In standard calculus textbooks—usually as a problem on related rates—it is shown that for a snowball melting at a rate proportional to its surface area, its radius decreases at a constant rate regardless of its initial size. A further assumption (usually unstated) is that the snowball remains spherical as it melts.

Solution to Question 1:

  • The volume of the larger sphere is 4/3π(pr)3, so the volume remaining is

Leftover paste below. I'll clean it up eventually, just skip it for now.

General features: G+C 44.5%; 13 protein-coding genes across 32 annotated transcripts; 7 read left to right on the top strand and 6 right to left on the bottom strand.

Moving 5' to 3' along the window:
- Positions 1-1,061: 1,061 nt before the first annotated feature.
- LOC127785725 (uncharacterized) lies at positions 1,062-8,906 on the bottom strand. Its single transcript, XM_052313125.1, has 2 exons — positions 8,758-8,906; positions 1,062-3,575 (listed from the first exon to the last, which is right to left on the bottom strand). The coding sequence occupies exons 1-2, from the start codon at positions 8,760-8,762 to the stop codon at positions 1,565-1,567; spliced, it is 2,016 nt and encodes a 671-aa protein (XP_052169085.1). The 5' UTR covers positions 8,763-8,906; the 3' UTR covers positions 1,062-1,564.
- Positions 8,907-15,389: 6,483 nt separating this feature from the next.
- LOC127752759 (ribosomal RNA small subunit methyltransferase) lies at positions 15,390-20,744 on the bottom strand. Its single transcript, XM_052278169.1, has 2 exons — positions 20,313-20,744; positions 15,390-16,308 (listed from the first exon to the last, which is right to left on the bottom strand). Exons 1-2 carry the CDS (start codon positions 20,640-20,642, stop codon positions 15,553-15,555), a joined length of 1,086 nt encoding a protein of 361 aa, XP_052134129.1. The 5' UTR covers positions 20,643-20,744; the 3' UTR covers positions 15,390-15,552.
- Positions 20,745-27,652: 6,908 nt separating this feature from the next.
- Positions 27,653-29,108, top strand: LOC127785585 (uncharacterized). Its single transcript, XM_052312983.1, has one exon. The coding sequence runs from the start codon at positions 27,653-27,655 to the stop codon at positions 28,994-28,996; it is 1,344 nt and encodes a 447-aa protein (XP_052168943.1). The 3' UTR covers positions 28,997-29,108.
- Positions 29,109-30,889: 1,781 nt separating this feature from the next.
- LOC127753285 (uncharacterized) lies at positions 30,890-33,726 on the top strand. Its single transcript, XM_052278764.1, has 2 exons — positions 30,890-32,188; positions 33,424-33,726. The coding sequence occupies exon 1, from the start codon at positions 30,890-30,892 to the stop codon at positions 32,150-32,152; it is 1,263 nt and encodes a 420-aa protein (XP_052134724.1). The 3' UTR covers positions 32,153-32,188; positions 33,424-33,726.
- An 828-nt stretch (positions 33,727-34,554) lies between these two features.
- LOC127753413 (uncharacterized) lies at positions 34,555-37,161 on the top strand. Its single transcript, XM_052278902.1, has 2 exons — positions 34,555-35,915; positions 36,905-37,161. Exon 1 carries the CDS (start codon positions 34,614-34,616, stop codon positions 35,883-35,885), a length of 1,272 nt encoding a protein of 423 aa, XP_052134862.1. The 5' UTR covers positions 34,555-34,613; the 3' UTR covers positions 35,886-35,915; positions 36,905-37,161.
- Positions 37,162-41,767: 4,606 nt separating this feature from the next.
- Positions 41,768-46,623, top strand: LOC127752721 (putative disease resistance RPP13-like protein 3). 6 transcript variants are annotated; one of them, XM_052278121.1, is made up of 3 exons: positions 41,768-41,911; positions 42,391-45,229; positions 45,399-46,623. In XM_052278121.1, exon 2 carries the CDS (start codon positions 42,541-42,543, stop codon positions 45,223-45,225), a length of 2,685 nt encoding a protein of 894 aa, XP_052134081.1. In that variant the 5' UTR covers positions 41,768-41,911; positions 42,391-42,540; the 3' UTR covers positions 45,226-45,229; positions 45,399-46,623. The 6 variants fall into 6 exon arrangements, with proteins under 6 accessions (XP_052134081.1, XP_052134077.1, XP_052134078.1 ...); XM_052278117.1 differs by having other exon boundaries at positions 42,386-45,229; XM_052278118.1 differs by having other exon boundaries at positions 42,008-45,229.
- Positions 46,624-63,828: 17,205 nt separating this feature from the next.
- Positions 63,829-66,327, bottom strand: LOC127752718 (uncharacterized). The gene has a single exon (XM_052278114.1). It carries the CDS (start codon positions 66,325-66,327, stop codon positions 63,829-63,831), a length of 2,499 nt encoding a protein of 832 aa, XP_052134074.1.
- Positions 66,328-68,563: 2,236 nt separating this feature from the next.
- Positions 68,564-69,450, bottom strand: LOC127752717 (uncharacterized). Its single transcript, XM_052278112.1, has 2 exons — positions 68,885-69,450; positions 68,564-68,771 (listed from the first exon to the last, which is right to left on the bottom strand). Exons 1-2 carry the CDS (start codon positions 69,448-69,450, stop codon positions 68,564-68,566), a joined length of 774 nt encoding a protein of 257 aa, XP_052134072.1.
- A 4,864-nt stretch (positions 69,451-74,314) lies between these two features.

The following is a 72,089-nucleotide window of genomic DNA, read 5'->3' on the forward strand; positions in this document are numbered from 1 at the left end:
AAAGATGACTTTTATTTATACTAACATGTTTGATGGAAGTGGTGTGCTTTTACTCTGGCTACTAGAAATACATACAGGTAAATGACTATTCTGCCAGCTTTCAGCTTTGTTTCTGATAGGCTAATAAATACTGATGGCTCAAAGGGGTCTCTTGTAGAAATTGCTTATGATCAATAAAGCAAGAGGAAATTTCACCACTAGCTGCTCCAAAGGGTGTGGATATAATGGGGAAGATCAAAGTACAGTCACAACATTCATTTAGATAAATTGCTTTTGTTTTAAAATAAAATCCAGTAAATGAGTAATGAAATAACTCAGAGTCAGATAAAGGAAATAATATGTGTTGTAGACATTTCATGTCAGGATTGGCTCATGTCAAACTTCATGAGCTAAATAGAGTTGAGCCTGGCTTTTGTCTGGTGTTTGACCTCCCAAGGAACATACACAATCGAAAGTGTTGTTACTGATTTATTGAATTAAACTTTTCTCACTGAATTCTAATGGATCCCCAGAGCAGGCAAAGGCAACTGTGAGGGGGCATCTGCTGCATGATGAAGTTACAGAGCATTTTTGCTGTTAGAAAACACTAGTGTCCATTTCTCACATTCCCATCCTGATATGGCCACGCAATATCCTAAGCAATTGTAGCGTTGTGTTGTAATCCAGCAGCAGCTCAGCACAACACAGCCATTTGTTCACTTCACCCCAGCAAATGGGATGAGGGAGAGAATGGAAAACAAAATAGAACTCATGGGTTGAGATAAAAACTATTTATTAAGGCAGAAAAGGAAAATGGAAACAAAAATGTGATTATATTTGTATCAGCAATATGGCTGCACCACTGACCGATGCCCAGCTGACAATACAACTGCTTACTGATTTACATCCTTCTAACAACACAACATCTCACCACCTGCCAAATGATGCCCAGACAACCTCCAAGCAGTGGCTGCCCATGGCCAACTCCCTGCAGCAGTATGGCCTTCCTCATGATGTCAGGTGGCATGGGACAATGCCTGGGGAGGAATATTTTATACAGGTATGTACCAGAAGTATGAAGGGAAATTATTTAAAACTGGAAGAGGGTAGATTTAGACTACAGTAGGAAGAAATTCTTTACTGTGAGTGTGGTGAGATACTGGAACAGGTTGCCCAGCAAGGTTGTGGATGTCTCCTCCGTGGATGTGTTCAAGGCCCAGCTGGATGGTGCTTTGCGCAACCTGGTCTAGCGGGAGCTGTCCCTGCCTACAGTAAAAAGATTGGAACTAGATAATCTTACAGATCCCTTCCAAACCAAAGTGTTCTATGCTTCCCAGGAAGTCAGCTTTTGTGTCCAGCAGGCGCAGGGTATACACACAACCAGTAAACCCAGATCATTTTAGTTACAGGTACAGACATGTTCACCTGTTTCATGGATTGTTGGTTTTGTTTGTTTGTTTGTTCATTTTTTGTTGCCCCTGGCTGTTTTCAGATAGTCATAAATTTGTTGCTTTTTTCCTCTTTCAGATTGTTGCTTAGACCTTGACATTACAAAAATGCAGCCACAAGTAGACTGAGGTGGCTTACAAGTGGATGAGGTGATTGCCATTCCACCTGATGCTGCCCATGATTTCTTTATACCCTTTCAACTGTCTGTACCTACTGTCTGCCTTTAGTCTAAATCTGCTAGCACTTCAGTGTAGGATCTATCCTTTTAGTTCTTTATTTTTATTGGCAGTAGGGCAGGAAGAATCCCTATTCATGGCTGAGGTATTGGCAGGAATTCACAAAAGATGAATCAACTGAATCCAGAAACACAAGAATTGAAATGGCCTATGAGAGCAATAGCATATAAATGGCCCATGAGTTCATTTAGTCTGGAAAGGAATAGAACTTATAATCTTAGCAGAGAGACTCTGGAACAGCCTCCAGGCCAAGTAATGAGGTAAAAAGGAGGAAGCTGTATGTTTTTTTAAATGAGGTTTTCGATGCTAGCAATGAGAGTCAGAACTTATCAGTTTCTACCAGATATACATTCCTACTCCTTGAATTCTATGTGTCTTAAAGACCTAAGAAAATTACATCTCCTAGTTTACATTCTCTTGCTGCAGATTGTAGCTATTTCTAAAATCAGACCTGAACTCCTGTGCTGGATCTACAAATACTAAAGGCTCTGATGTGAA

43π(p3r3/2);i.e.,43π(pr/23)3,
    so the radius has shrunk by an amount
    prpr23=rθ,
    where θ=p(1123). This reduction also applies to the smaller snow sphere, so its new radius is r = r(1 − θ).
    Hence, the volume of the smaller sphere is now
    43πr3[p(1231)+1]3.
  • For p = 2, 3, and 4, the proportions remaining are approximately 0.2027, 0.0535, and 0.0053, respectively.

  • The factor (1 − θ) = 0 when p ≈ 4.847.

Solution to Question 2: Following the same argument as in Question 1, it is readily shown that the side length of the smaller cube is now L(1 − θ), and its volume is
L3[p(1231)+1]3.